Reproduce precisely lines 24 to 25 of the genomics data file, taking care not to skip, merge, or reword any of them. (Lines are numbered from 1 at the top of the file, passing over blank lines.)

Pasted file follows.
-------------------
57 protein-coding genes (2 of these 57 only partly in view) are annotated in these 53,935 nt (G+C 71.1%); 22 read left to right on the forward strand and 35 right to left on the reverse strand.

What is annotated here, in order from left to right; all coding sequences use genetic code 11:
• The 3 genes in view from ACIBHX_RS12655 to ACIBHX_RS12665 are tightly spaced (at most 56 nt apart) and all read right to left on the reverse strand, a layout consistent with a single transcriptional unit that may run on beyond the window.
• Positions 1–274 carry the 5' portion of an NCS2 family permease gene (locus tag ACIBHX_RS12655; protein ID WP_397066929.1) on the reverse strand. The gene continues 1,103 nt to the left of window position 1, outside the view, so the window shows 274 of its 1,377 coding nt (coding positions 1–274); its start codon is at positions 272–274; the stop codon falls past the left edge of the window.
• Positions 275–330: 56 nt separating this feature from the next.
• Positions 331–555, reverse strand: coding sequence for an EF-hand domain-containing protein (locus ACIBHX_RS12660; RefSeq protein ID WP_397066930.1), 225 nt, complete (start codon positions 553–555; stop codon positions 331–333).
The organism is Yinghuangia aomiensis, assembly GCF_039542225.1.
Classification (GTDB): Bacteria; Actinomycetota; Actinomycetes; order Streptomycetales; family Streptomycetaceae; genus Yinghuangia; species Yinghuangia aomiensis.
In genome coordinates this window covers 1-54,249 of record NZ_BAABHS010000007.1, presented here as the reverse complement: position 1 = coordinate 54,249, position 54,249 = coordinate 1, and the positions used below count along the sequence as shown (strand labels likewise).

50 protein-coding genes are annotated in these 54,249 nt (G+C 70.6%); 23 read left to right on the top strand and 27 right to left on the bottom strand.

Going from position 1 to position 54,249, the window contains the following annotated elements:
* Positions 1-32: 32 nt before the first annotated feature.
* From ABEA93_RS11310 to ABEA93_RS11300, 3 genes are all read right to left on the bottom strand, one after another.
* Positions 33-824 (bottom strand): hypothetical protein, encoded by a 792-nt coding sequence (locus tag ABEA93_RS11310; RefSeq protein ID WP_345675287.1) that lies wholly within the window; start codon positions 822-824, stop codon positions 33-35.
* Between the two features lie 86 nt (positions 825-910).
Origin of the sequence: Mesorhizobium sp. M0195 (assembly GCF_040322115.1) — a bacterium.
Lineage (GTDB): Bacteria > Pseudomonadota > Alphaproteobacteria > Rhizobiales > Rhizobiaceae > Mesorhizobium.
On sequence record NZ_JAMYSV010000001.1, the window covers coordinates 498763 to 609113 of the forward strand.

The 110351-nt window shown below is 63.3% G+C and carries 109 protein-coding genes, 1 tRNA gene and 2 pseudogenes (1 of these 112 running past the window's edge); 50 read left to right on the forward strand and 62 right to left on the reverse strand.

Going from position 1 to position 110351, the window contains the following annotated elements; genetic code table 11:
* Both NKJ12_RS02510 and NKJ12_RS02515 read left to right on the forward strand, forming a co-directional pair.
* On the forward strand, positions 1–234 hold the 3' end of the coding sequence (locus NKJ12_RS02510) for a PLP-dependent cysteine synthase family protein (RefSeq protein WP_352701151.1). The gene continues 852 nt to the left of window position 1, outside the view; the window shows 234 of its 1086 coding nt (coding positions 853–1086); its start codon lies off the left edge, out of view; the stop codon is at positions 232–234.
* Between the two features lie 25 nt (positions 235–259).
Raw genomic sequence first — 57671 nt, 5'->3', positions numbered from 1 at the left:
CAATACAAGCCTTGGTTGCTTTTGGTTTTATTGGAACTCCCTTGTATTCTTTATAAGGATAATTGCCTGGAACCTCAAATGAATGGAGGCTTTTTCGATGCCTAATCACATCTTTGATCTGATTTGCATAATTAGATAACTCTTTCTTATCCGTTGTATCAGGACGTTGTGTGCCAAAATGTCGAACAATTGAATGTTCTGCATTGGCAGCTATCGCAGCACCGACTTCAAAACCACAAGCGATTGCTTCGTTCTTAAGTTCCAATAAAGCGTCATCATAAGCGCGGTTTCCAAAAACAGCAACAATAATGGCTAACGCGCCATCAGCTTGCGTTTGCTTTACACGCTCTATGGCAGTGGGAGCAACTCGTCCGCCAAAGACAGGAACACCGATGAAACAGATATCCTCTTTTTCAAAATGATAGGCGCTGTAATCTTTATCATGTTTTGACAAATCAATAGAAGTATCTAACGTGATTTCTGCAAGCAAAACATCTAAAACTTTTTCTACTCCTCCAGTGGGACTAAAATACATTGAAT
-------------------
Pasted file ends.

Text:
Raw genomic sequence first — 57671 nt, 5'->3', positions numbered from 1 at the left:
CAATACAAGCCTTGGTTGCTTTTGGTTTTATTGGAACTCCCTTGTATTCTTTATAAGGATAATTGCCTGGAACCTCAAATGAATGGAGGCTTTTTCGATGCCTAATCACATCTTTGATCTGATTTGCATAATTAGATAACTCTTTCTTATCCGTTGTATCAGGACGTTGTGTGCCAAAATGTCGAACAATTGAATGTTCTGCATTGGCAGCTATCGCAGCACCGACTTCAAAACCACAAGCGATTGCTTCGTTCTTAAGTTCCAATAAAGCGTCATCATAAGCGCGGTTTCCAAAAACAGCAACAATAATGGCTAACGCGCCATCAGCTTGCGTTTGCTTTACACGCTCTATGGCAGTGGGAGCAACTCGTCCGCCAAAGACAGGAACACCGATGAAACAGATATCCTCTTTTTCAAAATGATAGGCGCTGTAATCTTTATCATGTTTTGACAAATCAATAGAAGTATCTAACGTGATTTCTGCAAGCAAAACATCTAAAACTTTTTCTACTCCTCCAGTGGGACTAAAATACATTGAAT